ERIC Number: ED237887
Record Type: RIE
Publication Date: 1983-Apr
Reference Count: 0
Patterns of Withdrawal Behaviors. Working Paper 83-10.
Rosse, Joseph G.
Studies of employee tardiness, absence, and turnover generally adhere to one of five models: generalized withdrawal, which proposes positive intercorrelations among withdrawal behaviors; independent forms, which hypothesizes non-significant correlations among withdrawal behaviors; progression of withdrawal, which suggests that individuals engage in a hierarchically-ordered sequence of withdrawal; and the alternate forms and compensatory models which both imply substitutability of withdrawal behaviors. In an attempt to test the predictions of these theoretical models, the longitudinal lateness, absence, and turnover of 63 predominantly female (84 percnt) hospital employees was recorded bimonthly by the subjects' supervisors for a 48-week period. Subjects' job satisfaction, attitudes, health and perceptions of ease of mobility were obtained through self-reports and interviews. An analysis of the results, though failing to provide unequivocal support for any of the five models, did verify the interrelatedness of withdrawal behaviors. Single behavior models and general withdrawal models proved to be too simplistic for understanding withdrawal behavior. The progression of withdrawal model was most strongly supported, demonstrating a progression from lateness to absence to turnover. A 2-week lag between behaviors was observed. Little evidence of an ability to substitute behaviors was noted. Following the compensatory model, withdrawal behavior did have a feedback effect on health, but not on subsequent job satisfaction. (BL)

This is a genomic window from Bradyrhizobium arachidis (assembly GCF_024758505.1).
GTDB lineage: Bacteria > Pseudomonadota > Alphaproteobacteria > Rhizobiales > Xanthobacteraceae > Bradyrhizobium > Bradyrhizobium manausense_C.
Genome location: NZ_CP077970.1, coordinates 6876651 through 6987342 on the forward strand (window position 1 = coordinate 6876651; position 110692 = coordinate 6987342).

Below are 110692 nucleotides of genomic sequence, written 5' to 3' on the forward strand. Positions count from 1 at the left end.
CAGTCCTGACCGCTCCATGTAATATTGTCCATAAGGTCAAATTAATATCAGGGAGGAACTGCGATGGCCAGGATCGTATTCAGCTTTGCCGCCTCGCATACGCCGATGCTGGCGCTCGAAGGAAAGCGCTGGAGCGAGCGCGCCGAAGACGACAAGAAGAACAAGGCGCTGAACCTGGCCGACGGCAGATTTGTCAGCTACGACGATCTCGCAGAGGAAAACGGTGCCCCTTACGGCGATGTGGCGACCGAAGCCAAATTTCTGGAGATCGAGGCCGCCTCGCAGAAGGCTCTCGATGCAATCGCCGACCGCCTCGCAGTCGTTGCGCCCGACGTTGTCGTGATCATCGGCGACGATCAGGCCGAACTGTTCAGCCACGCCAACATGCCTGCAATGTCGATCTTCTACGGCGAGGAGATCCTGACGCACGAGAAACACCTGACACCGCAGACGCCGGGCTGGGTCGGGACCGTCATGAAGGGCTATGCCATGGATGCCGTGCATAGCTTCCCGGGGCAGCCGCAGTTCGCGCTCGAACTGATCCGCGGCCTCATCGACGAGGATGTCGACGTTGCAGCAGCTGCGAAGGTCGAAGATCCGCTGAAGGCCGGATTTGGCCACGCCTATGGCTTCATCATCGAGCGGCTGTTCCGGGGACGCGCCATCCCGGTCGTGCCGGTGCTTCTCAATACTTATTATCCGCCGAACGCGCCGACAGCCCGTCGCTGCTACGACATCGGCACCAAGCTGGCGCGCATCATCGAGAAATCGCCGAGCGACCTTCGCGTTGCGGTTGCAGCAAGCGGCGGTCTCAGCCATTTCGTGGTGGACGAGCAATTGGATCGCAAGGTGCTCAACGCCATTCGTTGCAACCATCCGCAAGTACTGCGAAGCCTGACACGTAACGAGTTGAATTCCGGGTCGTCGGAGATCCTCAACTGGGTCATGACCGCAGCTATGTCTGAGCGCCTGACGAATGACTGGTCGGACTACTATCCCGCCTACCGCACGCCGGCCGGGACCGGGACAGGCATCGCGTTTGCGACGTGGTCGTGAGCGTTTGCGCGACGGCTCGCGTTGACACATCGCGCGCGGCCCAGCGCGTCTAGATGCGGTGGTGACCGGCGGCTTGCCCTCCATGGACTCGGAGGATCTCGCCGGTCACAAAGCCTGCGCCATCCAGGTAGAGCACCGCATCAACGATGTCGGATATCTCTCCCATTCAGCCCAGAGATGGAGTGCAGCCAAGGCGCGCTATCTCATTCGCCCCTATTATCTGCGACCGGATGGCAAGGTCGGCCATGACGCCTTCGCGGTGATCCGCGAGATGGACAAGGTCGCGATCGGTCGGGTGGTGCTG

Publication Type: Reports - Research; Speeches/Meeting Papers
Education Level: N/A
Sponsor: Illinois Univ., Urbana. Dept. of Psychology.; Office of Naval Research, Washington, DC.
Authoring Institution: Minnesota Univ., Minneapolis. Industrial Relations Center.
Identifiers: Absenteeism (Employee); Tardiness
Note: Paper presented at the Annual Convention of the American Psychological Association (91st, Anaheim, CA, August 26-30, 1983). This report is based on the author's doctoral dissertation. Financial assistance also provided by the Charles W. Christie Foundation.